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Let $E = [0,1]$. Lusin's theorem provides that a measurable $\space f: E\to R$ equals to some continuous $g$ at points of a set $F \subset E$. Must $f$ itself be continuous at any point (as a function on $E$)?

I have Lusin's Theorem defined as: "Let $\space f:E\to R$ be measurable. Then for each $\epsilon > 0$, there is a continuous function $g:R\to R$ and a closed set $F$ contained in $E$ such that $f=g$ on $F$, and $\operatorname{m}(E\setminus F) < \epsilon$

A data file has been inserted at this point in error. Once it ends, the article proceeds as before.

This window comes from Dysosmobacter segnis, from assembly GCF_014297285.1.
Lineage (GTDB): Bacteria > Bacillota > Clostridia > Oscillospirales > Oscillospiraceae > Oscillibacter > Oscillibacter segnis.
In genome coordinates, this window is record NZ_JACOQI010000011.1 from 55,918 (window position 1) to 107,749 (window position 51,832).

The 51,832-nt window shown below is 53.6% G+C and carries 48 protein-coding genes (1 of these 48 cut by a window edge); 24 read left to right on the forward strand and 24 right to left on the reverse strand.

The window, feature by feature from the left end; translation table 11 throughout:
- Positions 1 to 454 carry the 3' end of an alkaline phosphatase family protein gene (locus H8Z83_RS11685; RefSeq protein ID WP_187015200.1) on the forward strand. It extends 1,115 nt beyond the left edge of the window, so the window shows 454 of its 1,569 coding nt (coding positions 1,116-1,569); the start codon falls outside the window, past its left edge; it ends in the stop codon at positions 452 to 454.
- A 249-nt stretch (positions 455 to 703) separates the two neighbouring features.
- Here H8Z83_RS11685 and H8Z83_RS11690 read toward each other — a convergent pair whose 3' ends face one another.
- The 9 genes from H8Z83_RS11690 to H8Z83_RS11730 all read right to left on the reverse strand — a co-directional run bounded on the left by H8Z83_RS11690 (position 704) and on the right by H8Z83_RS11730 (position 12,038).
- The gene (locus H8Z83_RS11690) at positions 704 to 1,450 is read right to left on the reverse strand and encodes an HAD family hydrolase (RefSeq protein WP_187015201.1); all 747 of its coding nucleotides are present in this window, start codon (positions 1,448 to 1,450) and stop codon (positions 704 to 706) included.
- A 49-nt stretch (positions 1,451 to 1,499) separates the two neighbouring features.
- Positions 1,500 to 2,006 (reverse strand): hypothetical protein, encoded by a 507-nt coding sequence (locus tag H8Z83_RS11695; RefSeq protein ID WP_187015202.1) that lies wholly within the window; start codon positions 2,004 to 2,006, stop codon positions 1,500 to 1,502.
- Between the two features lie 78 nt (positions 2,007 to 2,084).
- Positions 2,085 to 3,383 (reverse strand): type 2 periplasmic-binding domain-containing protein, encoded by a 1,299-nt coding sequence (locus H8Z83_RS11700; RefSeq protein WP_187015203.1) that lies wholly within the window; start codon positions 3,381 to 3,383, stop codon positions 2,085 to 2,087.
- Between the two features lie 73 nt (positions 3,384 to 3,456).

I understand that $f$ needs to be continuous on the interior of $F$ since $f$ coincides with a continuous function there, but I read somewhere that the interior of $F$ could be empty. Could someone please explain that part?

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If f is 1 at rational points and 0 at irrationals then F cannot have any interior point.

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